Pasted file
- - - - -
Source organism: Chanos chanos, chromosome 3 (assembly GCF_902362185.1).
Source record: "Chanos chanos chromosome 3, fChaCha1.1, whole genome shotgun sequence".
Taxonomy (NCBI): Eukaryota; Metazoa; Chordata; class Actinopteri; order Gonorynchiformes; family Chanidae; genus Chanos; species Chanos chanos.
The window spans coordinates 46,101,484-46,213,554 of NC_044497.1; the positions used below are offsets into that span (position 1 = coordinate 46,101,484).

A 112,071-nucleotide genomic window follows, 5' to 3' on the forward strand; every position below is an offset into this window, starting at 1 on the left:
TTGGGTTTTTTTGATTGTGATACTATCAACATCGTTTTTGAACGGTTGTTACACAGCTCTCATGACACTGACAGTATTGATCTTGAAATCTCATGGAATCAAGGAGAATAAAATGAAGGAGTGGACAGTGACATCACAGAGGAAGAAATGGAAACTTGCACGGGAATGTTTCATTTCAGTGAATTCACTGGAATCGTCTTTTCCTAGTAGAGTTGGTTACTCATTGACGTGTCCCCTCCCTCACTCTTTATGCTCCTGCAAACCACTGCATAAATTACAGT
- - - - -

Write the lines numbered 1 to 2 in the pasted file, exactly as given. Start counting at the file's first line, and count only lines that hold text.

Source organism: Chanos chanos, chromosome 3 (assembly GCF_902362185.1).
Source record: "Chanos chanos chromosome 3, fChaCha1.1, whole genome shotgun sequence".